From Chemgal, who says “I thought the highest possible GPA was 4.0. Are they using a different scale in Zits?” She mentions she can think of a possible explanation, and I think I know what it is too, but even if it’s not a full CIDU there may be enough uncertainty for people to discuss as a Semi-CIDU.
This Beetle Bailey is from 1965-05-17, and appeared in ComicsKingdom retro series recently on Thursday 2021-12-02. I wasn’t aware that spray-painting would be part of helmet maintenance, but I guess why not? But what exactly is going on in the aftermath scene that is puzzling the General? Has the grass in general been painted an odd color, but not inside the helmet outlines where it was shielded? But those patches don’t look like they’re supposed to be natural grass. Or has the procedure somehow damaged / killed off the grass inside the helmets, and left it normal outside?
We all know one of the standard time-travel puzzlement plots involves killing Hitler young. But what are the stories about smuggling him away in your luggage?
Call me hidebound and oldfashioned, but I don’t always think open-ended and unresolved are better. MAYBE someone with a lot of insight into snoring does have a principled way of matching these up. But without that, or an official answer key, you have to resort to “Oh, just posing the question is funny, and gives us a chuckle about how much snoring goes on and how bad it is.” But is that really enough?
Did they slip up here on legal knowledge? Is this a criminal or a civil proceeding?
Why do I want to call this an Oy that almost works? The fact that there really is something called a hiatus hernia (or apparently more officially a hiatal hernia) does not, for me, make this a success — it’s too much “on the nose” and not a typical Crankshaft malapropism. And I don’t know if it helps or hurts that, as a little medical googling seems to reveal, bad lifting is more likely to result in an inguinal hernia than a hiatus hernia.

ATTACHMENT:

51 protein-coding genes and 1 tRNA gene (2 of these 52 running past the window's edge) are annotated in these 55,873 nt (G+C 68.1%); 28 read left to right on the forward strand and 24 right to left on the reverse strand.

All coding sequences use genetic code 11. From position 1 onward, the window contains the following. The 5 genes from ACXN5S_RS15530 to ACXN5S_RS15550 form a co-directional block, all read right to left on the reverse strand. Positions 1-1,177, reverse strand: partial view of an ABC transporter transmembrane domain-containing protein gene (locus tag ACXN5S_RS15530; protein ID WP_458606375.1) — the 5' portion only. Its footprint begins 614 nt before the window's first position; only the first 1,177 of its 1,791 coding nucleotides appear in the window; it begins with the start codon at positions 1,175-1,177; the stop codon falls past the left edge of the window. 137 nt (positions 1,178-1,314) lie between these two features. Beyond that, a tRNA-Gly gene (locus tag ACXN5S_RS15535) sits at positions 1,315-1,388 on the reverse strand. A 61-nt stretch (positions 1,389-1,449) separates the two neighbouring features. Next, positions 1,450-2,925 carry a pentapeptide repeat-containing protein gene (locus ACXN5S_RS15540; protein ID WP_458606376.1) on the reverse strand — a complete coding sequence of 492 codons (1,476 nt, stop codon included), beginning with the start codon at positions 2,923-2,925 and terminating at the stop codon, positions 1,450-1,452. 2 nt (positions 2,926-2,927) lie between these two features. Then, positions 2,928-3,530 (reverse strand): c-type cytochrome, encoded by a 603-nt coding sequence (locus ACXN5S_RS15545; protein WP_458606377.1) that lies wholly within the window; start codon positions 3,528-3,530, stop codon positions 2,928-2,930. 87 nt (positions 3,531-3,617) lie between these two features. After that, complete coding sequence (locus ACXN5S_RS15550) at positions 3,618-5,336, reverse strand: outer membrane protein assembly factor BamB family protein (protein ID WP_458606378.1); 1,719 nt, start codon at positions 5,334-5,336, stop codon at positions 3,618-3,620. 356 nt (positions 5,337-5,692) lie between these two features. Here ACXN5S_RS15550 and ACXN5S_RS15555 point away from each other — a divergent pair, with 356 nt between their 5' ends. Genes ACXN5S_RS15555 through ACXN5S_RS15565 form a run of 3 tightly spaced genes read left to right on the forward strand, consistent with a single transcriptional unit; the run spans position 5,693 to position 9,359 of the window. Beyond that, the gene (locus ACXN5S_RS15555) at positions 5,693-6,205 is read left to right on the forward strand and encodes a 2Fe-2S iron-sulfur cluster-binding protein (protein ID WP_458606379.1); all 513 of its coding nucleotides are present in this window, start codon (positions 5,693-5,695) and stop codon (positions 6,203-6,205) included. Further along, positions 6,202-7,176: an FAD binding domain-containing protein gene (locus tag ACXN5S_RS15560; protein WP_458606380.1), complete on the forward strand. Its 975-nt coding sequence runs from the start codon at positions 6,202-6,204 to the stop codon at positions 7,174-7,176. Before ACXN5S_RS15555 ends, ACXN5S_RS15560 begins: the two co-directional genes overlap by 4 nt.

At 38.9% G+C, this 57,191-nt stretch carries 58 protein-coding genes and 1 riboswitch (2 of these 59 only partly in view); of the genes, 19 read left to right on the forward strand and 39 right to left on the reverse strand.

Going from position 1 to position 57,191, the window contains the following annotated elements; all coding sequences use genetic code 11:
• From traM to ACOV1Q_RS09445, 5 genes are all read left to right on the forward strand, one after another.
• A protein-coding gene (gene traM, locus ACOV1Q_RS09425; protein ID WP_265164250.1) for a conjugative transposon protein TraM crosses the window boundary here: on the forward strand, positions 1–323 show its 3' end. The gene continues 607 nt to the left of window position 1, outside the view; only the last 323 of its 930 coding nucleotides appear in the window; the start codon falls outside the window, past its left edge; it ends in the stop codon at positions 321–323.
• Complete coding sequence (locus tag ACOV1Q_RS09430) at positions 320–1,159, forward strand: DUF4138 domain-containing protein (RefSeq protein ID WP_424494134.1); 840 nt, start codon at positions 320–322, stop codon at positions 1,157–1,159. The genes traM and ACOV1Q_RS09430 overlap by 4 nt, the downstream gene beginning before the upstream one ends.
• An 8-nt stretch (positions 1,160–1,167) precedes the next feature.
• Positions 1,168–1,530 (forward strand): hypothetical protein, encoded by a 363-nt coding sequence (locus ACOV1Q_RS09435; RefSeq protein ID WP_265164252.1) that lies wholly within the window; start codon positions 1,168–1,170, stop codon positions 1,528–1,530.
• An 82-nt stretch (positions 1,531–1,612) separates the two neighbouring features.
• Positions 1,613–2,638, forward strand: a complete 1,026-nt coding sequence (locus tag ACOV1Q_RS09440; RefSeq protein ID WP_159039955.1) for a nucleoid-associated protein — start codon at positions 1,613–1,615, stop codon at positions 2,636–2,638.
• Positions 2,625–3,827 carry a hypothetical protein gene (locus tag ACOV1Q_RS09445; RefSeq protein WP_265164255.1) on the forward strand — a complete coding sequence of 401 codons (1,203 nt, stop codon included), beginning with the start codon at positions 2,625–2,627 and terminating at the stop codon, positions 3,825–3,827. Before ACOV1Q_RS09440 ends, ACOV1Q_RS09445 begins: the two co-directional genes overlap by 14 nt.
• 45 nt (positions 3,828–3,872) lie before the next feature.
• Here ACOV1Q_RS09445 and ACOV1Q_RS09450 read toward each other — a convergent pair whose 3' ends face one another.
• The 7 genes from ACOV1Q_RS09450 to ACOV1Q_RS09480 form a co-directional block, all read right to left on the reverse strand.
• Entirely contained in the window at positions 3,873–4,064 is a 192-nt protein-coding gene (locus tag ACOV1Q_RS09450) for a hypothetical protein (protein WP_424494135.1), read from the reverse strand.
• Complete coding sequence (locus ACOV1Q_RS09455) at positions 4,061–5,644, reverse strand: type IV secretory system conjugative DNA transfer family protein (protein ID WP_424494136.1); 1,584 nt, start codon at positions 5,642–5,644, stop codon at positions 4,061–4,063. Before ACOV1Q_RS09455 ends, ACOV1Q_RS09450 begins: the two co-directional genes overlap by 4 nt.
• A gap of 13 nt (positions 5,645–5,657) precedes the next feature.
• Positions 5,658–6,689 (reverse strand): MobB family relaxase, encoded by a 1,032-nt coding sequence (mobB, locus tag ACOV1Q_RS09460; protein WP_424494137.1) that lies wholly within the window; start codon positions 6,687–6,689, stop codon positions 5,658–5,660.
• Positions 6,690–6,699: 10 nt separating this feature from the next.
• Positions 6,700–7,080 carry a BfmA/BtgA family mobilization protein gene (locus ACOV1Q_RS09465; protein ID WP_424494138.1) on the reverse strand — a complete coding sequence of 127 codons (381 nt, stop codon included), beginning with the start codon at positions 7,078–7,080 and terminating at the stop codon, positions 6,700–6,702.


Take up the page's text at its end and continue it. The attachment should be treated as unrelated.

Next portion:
But the main issue is casual acceptance of hiatus as a general synonym for time during the covid lockdown. I don’t doubt some people use it that way, but mostly it seems restricted to an organization or project where some ongoing process had to be suspended.
This Bizarro from Boise Ed is a semi-CIDU. We agree the nickname mentioned must be “BigFoot”. But then how have normal size eight footprints been called Big for these many years? Or is he just among the first of his species to accept socialization with humans, and is younger or simply smaller than most of them? Does he always go on TV in the nude, or is that just to display his b̸i̸g̸ ̸f̸e̸e̸t̸ normal sized feet for discussion?
P.S. Later (how time flies), Wayno’s blog for that week has appeared, and this is what he had to say: “If Sasquatch were being completely honest, he’d admit that he’s an eight extra wide.”
And more: Dan Piraro, on his blog, comments “This one left some readers scratching their heads and asking what it meant, which made it all the more satisfying for those who got it by themselves. If you’re having trouble with it, it’s probably because you think it’s a monkey. It’s actually Bigfoot, who is not as tall as we’d assumed.” Hmmm, not entirely explained; or is it?
For me it was a mystery who/what that Thing is, but getting an answer turned out too easy to let this be a standalone CIDU. But after answering that, there wasn’t much of a joke, and asking for explanations didn’t promise a long or interesting discussion thread. (But I did toss it into an old Sisyphus thread.)